Hackers have been exploiting a vulnerability in DLink modem routers to send people to a fake banking website that attempts to steal their login credentials, a security researcher said Friday.
The vulnerability works against DLink DSL-2740R, DSL-2640B, DSL-2780B, DSL-2730B, and DSL-526B models that haven’t been patched in the past two years. As described in disclosures here, here, here, here, and here, the flaw allows attackers to remotely change the DNS server that connected computers use to translate domain names into IP addresses.
According to an advisory published Friday morning by security firm Radware, hackers have been exploiting the vulnerability to send people trying to visit two Brazilian bank sites—Banco de Brasil’s www.bb.com.br and Unibanco’s www.itau.com.br—to malicious servers rather than the ones operated by the financial institutions. In the advisory, Radware researcher Pascal Geenens wrote:
The attack is insidious in the sense that a user is completely unaware of the change. The hijacking works without crafting or changing URLs in the user’s browser. A user can use any browser and his/her regular shortcuts, he or she can type in the URL manually or even use it from mobile devices such as iPhone, iPad, Android phones or tablets. He or she will still be sent to the malicious website instead of to their requested website, so the hijacking effectively works at the gateway level.
Geenens told Ars that Banco de Brasil’s website can be accessed over unencrypted and unauthenticated HTTP connections, and that prevented visitors from receiving any warning the redirected site was malicious. People who connected using the more secure HTTPS protocol received a warning from the browser that the digital certificate was self-signed, but they may have been tricked into clicking an option to accept it. Other than the self-signed certificate, the site was a convincing spoof of the real site. If users logged in, their site credentials were sent to the hackers behind the campaign. The spoof site was served from the same IP address that hosted the malicious DNS server.
People who tried to visit Unibanco were redirected to a page hosted at the same IP address as the malicious DNS server and fake Banco de Brasil site. That page, however, didn’t actually spoof the bank’s site, an indication that it was probably a temporary landing page that had not yet been set up. The malicious operation was shut down early Friday morning California time after Geenens reported the malicious DNS server and spoof site to server host OVH. With the malicious DNS server inoperable, people connected to infected DLink devices will likely be unable to use the Internet until they change the DNS server settings on their router or reconfigure their connecting devices to use an alternate DNS server.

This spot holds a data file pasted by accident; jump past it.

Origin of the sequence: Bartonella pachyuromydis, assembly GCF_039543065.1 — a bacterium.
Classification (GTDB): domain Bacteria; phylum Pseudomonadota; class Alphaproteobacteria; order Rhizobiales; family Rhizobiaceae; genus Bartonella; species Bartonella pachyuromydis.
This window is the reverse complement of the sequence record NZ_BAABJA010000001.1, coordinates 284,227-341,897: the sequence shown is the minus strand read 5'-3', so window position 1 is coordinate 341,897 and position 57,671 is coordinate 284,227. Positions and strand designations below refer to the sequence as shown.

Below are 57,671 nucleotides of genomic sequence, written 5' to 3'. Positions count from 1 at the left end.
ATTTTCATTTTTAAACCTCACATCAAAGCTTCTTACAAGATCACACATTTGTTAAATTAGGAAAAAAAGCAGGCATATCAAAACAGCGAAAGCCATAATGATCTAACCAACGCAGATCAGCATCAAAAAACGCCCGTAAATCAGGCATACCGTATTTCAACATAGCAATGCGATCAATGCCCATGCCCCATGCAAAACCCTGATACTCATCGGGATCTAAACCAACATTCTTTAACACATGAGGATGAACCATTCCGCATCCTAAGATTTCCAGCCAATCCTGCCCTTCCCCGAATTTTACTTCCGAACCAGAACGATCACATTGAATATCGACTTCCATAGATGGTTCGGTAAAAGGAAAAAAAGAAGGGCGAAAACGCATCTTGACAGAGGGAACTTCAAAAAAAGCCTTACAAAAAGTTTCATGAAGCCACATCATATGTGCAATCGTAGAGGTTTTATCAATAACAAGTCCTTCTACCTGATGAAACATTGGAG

This is the latest hack campaign to exploit a router. In May, researchers uncovered what’s likely an unrelated attack that infected an estimated 500,000 consumer-grade routers made by a variety of manufacturers. The FBI has warned that VPNFilter, as the highly advanced router malware has been dubbed, is the work of hackers working for the Russian government.
In 2016, malware known as DNSChanger caused routers that were running unpatched firmware or were secured with weak administrative passwords to use a malicious DNS server. Connected computers would then connect to fake sites. But in this case the router was reconfigured from within the home, not remotely from the Internet.
The best defense against router attacks is to ensure devices are running the most up-to-date firmware and are secured with a strong password. A good defense-in-depth move is also to configure each device that connects to use a trusted DNS server, such as 220.127.116.11 from Cloudflare or 18.104.22.168 from Google. These settings, which are made in the operating system of the connecting device, will override any settings made in the router.